• Carlos Gutierrez, Dep. Director & General Counsel

Staying the Course on 5G Development and Deployment

Updated: 7 days ago

LGBT Tech has long supported efforts at the Federal Communications Commission (FCC) to bring 5G technology to the market as efficiently and effectively as possible. The model we are currently operating under—in which the federal government auctions off 5G spectrum to wireless companies in order for them to develop multiple, competing networks—is working well to accelerate 5G development This is significant since minority communities, like the LGBTQ community, cannot afford to fall behind in the technology race when adequate access to reliable fast technology can impact everything from healthcare, education, economic opportunities or finding a safe community online and could make a huge difference between success and failure in everyday life. 5G has enormous potential to be a powerful tool to eradicate the digital divide as it has the potential to provide faster communications and increase response times for underserved and unserved communities.

Importantly, current efforts to build next-generation networks help underserved and vulnerable communities like ours – particularly in America’s rural, hard-to-reach areas where access to high-speed internet services is scarcest. However, some companies and special interest groups are calling for the federal government to take control and develop a single, national 5G network. A bureaucratic takeover of 5G could set back development efforts by years, hurting already-struggling rural and LGBTQ+ individuals and communities the most.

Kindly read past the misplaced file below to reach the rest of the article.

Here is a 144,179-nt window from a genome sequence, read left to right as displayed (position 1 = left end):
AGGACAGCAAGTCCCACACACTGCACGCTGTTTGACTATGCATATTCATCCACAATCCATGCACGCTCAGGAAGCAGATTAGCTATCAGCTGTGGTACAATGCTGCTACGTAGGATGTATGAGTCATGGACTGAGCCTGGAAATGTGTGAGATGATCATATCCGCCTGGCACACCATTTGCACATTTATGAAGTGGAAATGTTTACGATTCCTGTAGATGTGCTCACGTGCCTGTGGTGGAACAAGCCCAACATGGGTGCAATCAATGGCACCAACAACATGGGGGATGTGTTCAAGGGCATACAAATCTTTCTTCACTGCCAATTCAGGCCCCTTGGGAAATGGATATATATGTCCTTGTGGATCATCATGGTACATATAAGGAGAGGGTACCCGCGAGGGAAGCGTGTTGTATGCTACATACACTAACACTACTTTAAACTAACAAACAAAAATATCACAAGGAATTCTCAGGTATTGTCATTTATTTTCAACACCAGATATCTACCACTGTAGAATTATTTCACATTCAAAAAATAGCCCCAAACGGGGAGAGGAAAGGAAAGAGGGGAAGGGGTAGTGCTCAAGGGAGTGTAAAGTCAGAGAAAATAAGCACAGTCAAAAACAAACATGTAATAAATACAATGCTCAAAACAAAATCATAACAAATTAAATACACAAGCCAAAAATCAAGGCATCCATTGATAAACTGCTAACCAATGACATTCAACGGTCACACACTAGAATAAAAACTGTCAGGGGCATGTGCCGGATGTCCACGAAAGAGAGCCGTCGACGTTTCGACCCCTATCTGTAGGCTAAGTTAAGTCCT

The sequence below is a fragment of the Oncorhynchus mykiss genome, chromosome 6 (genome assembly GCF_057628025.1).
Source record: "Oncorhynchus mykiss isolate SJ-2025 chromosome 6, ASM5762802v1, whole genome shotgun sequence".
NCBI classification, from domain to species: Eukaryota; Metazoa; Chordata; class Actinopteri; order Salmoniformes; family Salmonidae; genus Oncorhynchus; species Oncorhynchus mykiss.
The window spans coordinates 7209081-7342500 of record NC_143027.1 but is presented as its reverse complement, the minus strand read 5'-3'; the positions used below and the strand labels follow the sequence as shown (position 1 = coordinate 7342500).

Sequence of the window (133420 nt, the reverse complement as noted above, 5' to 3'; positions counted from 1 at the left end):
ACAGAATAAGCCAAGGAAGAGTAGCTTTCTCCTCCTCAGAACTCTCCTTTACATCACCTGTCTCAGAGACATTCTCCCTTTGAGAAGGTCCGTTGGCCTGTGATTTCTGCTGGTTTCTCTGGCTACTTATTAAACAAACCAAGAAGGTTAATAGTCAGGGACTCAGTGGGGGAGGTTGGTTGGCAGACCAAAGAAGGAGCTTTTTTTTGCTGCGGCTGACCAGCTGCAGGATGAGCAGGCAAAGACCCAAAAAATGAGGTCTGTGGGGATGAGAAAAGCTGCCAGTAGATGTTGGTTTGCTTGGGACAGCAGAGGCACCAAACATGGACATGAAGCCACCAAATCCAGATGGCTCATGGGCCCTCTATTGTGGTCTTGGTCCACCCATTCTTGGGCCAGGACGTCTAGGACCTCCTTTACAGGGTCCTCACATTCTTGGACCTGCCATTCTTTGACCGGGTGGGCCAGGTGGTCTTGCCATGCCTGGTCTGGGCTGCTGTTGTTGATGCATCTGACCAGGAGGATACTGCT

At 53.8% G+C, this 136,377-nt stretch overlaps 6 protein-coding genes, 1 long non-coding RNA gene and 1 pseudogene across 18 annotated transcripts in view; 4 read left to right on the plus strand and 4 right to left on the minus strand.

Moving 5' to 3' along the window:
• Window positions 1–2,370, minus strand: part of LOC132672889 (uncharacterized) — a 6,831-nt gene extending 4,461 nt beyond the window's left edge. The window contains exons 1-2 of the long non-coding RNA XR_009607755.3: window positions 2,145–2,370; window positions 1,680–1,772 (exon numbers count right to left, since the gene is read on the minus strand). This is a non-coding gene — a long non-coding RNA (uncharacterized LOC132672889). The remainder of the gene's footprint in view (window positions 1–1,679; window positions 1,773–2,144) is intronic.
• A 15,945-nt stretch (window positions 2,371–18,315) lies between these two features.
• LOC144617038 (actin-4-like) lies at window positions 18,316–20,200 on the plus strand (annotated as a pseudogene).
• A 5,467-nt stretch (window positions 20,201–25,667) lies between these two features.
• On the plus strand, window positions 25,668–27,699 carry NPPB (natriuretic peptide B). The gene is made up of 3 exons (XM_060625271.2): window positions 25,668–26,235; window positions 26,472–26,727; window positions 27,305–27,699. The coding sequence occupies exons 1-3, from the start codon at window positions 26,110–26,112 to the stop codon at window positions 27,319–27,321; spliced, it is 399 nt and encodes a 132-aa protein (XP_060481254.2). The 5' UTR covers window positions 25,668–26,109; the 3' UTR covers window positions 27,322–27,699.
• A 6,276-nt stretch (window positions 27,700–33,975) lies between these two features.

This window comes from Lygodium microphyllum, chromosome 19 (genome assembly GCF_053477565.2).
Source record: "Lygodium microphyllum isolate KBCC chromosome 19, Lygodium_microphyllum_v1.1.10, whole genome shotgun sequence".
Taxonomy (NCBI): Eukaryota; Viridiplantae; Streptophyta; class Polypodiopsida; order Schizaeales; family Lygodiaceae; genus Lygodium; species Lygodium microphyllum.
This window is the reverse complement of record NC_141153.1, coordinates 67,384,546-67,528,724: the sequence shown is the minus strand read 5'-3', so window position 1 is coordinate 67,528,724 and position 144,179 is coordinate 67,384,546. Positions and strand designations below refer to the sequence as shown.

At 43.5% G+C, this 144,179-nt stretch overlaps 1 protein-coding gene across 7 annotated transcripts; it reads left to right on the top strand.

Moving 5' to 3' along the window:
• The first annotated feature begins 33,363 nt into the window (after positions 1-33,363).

The rapid development of broadband and 5G networks—as well as the growth and expansion of the entire internet itself—has been in large part due efforts made by the private sector (all three major national carriers already launched 5G services mid-last year and, by 2023, it’s projected that nearly half of all mobile users in North America will be connected to 5G). This model has not only yielded impressive growth over the years, but has even held up to a global pandemic, with most Americans’ high-speed internet access and services barely being impacted despite a massive spike in internet use.

It doesn’t make sense to abandon the current approach that is delivering results in order to pursue a costly government-run network. A nationalized 5G network could cause massive delays in development and deployment with little to no reprieve on for American taxpayers. The nationalized 5G proposals being put forward today are coming from companies with little to no experience developing communications networks – they would essentially have to start from scratch since they do not own any of the key infrastructure like towers or fiber that keep us all connected.

The LGBTQ+ community and other underserved and vulnerable communities stand to gain the most from advanced 5G and other emerging technologies. That means they also have the most to lose the longer these efforts are delayed. What is at stake are the gains society has made to date to make essential products and services like telehealth and remote learning more accessible and affordable. Simply put, the future of 5G is one that is defined by social and economic empowerment.

We need the right policies to support rapid development, deployment, and expansion of 5G in America, which is precisely why we should not hand the reins over to the U.S. government. Let’s stay the course and continue fostering a competitive, market-driven approach to developing America’s 5G networks so all our communities can begin to enjoy the benefits that winning the global race to 5G will provide.